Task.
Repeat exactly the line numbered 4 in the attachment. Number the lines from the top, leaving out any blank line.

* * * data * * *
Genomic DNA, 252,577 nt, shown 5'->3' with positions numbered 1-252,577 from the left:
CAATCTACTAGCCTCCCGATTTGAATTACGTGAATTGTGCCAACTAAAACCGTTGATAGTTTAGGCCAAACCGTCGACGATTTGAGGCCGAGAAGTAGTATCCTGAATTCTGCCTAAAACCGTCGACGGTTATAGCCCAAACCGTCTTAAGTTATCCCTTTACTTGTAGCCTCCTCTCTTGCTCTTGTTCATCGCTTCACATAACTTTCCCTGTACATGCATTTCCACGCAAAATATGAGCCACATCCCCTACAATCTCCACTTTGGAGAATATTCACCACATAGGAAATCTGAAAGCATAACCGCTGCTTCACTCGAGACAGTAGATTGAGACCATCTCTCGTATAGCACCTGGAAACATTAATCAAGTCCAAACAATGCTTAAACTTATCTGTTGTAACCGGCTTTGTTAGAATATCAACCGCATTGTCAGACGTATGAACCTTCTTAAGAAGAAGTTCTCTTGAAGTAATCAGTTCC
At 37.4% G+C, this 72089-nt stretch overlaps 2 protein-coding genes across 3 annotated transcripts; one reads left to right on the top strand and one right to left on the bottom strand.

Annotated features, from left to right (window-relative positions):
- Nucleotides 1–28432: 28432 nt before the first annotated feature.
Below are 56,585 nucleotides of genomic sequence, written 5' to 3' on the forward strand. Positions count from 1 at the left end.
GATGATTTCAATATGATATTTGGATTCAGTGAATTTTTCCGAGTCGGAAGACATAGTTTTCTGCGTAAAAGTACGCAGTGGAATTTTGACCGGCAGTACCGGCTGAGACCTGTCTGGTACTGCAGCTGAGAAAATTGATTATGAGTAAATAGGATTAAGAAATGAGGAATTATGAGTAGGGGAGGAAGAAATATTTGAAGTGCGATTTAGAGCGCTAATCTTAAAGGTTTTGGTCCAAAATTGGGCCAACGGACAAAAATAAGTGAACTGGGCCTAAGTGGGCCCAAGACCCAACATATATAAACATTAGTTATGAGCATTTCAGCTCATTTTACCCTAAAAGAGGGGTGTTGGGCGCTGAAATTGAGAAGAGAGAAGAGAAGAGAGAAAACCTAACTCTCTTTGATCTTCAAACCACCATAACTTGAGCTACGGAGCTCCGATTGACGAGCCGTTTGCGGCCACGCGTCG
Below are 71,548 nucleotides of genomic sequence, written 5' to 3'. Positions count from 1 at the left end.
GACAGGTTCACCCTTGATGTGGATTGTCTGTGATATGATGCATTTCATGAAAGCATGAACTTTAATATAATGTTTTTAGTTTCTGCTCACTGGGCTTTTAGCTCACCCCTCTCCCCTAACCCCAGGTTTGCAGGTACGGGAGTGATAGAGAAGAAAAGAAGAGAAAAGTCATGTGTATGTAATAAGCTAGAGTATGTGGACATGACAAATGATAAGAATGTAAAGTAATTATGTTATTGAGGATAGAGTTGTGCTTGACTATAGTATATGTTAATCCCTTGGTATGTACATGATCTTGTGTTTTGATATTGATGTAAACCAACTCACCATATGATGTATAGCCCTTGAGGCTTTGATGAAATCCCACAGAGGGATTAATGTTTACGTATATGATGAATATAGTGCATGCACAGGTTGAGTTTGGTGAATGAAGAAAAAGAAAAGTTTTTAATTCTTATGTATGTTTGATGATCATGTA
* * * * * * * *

Annotated features, from left to right (window-relative positions):